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Weathering the 1/96 Type-212 Kit

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  • Weathering the 1/96 Type-212 Kit

    Weathering the 1/96 Type-212 Kit

    A Report to the Cabal:

    OK, with the basic painting and marking (draft markings only at this point) jobs done, time to move on with the weathering. This is the part where careful study of prototypes and attention to how the actual boats look, and what materials they are fabricated from, will pay you dividends -- you don't want to represent rust on a boat whose upper works is made of GRP! Oliver's great drawings and stuff I pulled off the Net served me well during this task.

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    The 212s have only been in the drink a few years, so you would be way off the mark to show one all scuzzed out with bird-****, gross running water streaks, and excessive failed paint. All the shots I've found of operational units show well fed sailors, well maintained boats, and no expense spared to keep these national assets in tip top shape. What that means to me, and to anyone else modeling one of these submarines, is that you had better use the light touch when weathering your little 212.

    At the end of today's work you see three 1/96 Type-212s that show little evidence of operational wear-and-tear. But, I can assure you, these models have been properly weathered. The biggest sign of 'use' being the scum line between the paint-work above waterline and the paint-work below waterline. The last operation tonight was to fix all the paint and weathering mediums that had been applied to the models -- this a well flattened clear-coat. Tomorrow will present me with three models ready for more paint work and weathering.

    It's a good practice to paint and weather in stages: to work out a paint-weathering chronology and to break up those operations with a protective clear coat -- this gives you the ability, in case of error, to abrade away the poor work down to the last clear coat, and start over again from that stage.

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    The weathering mediums I used on this model included Artist oil paints (the radial streaking seen atop the upper stern control surfaces, sail, and superstructure; pastel oil pencil and crayons; and
    a selection of gray markers to clean up any pulled paint or other errors in the substrate. Application tools were various types of brushes; rags; finger; single-action, external mix air-brush; and texture sticks.

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    I had previously painted on the deck non-skid and draft markings to the sides of the sail and to the inboard and outboard faces of the upper set of stern control surfaces. I then mixed up and sprayed the models with a heavy coat of well flattened clear-coat.

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    This morning I masked out the sail running light lens boarders and other deck and superstructure penetrations in preparation for some off-color painting, the idea was to use paint darker and lighter than the surrounding color to denote differences between these items and the rest of the structure. Careful study of the documentation told me where and what shade to paint things. Note that the diesel exhaust port got special attention not only with black to represent carbon soot, but also some scrubbing with oil paint mixed to a dark shade of gray to give it that 'exhaust' streaking look.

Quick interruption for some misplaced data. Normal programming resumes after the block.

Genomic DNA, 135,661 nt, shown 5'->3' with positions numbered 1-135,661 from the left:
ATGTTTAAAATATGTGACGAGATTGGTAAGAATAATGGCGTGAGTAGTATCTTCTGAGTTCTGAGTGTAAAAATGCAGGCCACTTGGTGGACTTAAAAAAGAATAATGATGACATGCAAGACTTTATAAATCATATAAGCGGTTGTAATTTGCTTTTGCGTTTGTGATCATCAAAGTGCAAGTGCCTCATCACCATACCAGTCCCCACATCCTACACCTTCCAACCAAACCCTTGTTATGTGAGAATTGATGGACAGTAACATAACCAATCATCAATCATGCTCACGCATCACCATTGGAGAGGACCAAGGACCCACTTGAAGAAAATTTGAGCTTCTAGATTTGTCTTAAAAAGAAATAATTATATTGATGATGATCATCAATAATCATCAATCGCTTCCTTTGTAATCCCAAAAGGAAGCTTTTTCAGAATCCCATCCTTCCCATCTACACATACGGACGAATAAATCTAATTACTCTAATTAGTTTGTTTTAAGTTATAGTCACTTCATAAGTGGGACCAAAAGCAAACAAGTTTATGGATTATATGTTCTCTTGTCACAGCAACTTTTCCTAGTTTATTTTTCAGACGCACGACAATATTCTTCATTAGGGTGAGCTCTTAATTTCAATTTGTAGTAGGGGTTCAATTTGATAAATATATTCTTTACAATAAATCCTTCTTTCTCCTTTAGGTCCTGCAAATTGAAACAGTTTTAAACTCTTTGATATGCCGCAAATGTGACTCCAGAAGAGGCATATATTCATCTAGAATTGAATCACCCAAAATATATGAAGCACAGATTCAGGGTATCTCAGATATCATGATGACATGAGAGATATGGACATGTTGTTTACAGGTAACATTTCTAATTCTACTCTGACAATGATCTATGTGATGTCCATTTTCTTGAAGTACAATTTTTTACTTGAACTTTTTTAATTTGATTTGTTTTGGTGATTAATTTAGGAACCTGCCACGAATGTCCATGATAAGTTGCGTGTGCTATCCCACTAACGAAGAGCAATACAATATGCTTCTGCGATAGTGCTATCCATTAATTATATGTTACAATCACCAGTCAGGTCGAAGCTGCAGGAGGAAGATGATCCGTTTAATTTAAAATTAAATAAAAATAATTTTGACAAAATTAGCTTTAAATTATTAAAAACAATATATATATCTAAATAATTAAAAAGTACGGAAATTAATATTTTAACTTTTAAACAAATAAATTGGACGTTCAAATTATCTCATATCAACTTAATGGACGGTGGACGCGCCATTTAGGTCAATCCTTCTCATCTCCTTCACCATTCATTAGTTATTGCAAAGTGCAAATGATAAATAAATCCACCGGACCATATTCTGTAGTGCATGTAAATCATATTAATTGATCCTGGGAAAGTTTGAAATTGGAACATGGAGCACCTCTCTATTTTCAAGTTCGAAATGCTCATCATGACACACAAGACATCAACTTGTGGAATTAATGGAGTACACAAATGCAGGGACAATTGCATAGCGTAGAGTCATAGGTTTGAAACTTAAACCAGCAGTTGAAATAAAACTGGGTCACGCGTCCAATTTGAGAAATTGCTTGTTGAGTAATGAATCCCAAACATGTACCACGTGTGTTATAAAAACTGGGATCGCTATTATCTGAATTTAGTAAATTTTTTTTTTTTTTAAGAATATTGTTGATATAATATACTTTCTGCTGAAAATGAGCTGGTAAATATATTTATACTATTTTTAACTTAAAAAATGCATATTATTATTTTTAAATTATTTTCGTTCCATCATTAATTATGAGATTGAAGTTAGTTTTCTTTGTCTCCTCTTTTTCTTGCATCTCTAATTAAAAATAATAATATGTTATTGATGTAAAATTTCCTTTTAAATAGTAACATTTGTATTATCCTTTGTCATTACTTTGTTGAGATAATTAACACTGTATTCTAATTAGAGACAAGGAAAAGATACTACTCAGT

Note that for fine spraying I don't even bother to attach a paint cup to my old reliable single-action, Paasche, Model-H, master-blaster -- I simply use an eye-dropper to transfer just a few drops of paint from the mixing cup into the open port at the base of the spray-brush's needle. I also took the time to produce plastic stencils of some shapes to help me make masks. Helps when you are doing multiple models and plan to do more of the same in the future.

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    With the detail areas painted, all masking was removed and I went about the task of representing the radial streaking that results from rain and sea water running off the boat, as well as the bleaching that results from the upper works being in almost constant sun-light, using Artist oils and a big-ass [Note to the Witch: this is a technical term. - Ed] streaking brush. The objective is to put a dab of white oil paint down on the paint board, pick up a bit in a very big brush, then to vigorously remove excess paint from the brush bristles onto a rag, then to swing the brush over the upper works of the model in quick radial strokes, with the brush hairs just barely making contact with the work. Only after the brush becomes almost thoroughly dry of paint do you apply more pressure on the bristles to blend in the streaks a bit with one another.

    Work first on your test-article before committing this work to the model(s).

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    There is a nearly white 'scum line' at the waterline. This went down using either an oil suspended pastel crayon or pencil, applied free-hand to the sides of the hull. The white was then rubbed with finger, rags and then a stiff brush to blend it in a bit with the above and below waterline portions of hull.


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    Woodland Scenics dry-transfer markings were employed to lay down the, 'U31' either side of the sail. And the three models were given a heavy clear-coat to get things ready for tomorrow's work.

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    Last edited by Outrider; 04-07-2010, 11:19 AM. Reason: The invisible hand of spell check, etc...
    Resident Luddite

  • #2
    splotches on the hull

    David,

    Is the splotchiness on the hull an example of you using toothpaste as a paint mask?
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    Dan
    Born in Detroit - where the weak are killed and eaten.

    Comment


    • #3
      Originally posted by roedj View Post
      David,

      Is the splotchiness on the hull an example of you using toothpaste as a paint mask?
      [ATTACH=CONFIG]3678[/ATTACH]

      Dan
      That's right, Dan. Examine any shot of a boat/ship/submarine that has been pulled out of the water and you will see a variety of colors (after a day or so, almost always bleached white, but in patches), but those colors pretty much stratified as to height, and broken as to form. The toothpaste masking is but one means to achieve this broken, splotchy look to adjoining colors and/or shades below the vessels waterline.

      And, taking your advice, Dan, I've worked out how to get the photos into the text. A big, big improvement as to my presentation of material. Thanks.

      David,
      Resident Luddite